When we invest so much money into a new computer system, we need to ensure we do all that we can to protect our hardware from damage. Magnets are one of the biggest risks to computers. No matter how advanced your device is, you need to do all you can to protect it. Let’s look at how magnets can damage a device and whether it’s something you should be concerned about.

The Truth About Magnets and Computers

If you look at magnetic fields in a scientific manner, it’s true that magnets can damage electronics. However, the length of time the hardware is exposed to the magnet and the strength of the magnetic field will have a huge impact on the damage that’s done to your microprocessor. A small fridge magnet or a case on your tablet won’t cause major damage. In fact, most small magnets you have lying around your home will likely be safe to keep around a computer.

Large, heavy-duty magnets are the things you need to be aware of. They are much stronger than your typical fridge magnet. They can even erase and destroy data, causing permanent damage to electronics.

How Much of a Risk are Magnets to Your Computer?

For anyone who works with heavy-duty magnets on a daily basis, you are likely to experience a greater risk to your devices. Most people are going to be okay in their working environment, and will find that the magnets aren’t in operation or strong enough to cause any disruption.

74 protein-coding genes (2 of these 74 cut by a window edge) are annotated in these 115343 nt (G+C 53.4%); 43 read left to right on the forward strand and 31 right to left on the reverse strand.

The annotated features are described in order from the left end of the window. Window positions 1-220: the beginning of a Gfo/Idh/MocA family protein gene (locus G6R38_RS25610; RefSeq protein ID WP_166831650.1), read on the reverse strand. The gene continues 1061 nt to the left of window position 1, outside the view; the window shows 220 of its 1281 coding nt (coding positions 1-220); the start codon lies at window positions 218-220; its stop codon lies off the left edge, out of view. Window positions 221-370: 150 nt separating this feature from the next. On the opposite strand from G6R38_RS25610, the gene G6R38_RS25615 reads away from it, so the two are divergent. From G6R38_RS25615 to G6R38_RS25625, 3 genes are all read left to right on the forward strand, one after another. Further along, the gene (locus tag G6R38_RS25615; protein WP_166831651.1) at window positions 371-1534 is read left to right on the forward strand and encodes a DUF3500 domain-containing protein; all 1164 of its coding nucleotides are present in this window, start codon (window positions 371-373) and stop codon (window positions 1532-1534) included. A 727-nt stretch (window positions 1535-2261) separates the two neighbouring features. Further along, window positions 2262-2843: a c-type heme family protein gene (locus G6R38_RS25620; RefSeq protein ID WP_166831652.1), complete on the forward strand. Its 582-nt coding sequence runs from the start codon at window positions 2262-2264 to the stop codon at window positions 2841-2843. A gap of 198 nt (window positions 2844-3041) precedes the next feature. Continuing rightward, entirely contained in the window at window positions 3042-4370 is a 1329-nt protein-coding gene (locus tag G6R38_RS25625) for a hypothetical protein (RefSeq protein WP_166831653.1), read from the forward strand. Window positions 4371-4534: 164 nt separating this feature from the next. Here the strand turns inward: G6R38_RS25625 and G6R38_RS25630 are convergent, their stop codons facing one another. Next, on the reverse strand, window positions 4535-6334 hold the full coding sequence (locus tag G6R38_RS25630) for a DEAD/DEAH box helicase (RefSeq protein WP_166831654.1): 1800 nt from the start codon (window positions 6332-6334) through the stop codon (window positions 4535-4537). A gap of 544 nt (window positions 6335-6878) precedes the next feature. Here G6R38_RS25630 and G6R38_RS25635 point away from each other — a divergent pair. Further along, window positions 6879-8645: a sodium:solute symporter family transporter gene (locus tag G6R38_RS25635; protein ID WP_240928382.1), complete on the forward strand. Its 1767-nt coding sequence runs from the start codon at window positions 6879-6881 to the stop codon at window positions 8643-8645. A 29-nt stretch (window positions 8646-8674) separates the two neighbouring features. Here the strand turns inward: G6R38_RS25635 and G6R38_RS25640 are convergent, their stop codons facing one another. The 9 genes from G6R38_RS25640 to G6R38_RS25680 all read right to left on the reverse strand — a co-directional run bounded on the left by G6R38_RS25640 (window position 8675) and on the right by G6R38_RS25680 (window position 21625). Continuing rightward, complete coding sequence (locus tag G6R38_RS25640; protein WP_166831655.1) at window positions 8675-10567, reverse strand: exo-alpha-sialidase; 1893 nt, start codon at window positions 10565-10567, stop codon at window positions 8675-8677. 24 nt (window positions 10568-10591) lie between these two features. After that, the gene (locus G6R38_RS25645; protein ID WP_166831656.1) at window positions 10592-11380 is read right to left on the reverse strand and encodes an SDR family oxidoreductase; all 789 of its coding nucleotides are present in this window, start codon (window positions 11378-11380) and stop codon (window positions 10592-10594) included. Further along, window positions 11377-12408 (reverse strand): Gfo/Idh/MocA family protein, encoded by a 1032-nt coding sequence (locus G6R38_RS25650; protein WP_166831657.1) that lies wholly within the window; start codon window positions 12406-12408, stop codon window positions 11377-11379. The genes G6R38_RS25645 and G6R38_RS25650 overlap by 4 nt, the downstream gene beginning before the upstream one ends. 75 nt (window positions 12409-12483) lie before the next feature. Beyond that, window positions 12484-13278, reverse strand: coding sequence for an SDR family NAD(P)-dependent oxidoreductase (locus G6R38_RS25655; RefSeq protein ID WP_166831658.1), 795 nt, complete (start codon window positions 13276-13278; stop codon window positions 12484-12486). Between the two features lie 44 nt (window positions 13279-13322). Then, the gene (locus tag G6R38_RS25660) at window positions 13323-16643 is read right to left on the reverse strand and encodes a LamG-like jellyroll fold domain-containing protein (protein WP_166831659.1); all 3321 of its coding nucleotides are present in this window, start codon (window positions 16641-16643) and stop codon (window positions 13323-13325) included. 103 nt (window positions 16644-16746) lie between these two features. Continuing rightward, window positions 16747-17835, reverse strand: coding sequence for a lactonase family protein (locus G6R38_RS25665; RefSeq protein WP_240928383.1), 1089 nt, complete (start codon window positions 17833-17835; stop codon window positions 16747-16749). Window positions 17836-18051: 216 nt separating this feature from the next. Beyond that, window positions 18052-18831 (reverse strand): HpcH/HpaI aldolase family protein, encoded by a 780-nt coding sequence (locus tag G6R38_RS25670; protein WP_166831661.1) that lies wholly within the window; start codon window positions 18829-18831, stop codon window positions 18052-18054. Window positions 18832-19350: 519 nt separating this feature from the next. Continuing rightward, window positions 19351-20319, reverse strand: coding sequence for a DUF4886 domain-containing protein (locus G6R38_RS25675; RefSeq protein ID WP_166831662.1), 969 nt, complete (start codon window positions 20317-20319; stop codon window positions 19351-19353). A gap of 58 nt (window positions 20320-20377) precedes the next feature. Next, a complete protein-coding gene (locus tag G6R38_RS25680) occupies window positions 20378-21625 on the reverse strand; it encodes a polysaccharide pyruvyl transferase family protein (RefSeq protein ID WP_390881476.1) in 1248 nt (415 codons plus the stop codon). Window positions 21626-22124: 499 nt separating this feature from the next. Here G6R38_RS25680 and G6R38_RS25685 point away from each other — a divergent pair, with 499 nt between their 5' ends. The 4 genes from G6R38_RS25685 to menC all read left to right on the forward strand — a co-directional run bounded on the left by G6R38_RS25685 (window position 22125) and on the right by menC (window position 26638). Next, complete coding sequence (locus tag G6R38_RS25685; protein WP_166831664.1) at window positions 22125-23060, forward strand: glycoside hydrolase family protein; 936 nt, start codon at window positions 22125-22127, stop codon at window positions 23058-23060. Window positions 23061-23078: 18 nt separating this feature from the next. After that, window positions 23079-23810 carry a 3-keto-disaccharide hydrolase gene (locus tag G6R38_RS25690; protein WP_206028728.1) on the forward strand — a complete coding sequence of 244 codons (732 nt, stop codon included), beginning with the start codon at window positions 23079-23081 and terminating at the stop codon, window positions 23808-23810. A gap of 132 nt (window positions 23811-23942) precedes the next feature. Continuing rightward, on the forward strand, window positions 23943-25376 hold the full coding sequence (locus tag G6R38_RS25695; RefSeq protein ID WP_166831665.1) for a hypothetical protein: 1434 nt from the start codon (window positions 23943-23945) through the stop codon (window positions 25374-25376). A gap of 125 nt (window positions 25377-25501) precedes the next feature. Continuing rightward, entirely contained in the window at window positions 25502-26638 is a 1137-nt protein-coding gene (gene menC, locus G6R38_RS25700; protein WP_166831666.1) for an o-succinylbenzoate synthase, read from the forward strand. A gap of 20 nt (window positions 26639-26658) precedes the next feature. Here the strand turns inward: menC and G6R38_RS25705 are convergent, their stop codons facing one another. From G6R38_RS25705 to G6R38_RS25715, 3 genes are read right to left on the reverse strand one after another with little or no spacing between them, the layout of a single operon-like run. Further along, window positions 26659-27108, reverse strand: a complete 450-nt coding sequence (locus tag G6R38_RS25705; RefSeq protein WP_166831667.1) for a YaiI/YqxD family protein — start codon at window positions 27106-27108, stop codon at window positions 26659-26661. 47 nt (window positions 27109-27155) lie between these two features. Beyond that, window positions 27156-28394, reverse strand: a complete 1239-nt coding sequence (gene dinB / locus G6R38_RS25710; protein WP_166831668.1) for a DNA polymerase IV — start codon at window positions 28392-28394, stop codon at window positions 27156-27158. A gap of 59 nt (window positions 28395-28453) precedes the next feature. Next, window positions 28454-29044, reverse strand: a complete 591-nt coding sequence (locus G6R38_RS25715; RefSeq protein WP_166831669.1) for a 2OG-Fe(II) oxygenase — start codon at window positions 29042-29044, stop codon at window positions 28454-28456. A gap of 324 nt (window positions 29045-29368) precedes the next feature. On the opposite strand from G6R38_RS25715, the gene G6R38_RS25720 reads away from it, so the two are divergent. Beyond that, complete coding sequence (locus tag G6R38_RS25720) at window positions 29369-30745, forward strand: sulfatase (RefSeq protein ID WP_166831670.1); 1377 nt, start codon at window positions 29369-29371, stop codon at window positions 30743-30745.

You might be surprised to learn that most hard drives have magnetic disks, which are used to store and write the data on them. They are stronger than your typical fridge magnet, so there is pretty much no chance of damage to the microprocessor.

Smartphones can also be disrupted by a strong magnetic field. Many phones use magnetic materials, such as iPhone cases, but the risk is reduced when you take away the magnet. Smartphones don’t use magnet discs, however, they usually have small magnets, which can temporarily disable some functions with exposure.

The Final Word

To play it safe, we recommend that you don’t use your phone or computer around strong magnets. The magnetic field might not do permanent damage, but you’ll not want to play around with this just in case it causes long-term damage to your devices.

We hope that this helps you to protect your devices in the future. Let us know if there are any other topics you’d like us to discuss in the upcoming weeks, so that we can address some of your most pressing concerns about technology. For further assistance, contact our team today, who will be happy to share how we can stop your systems and devices from becoming corrupted in the future by exposure to magnets or other security risks.

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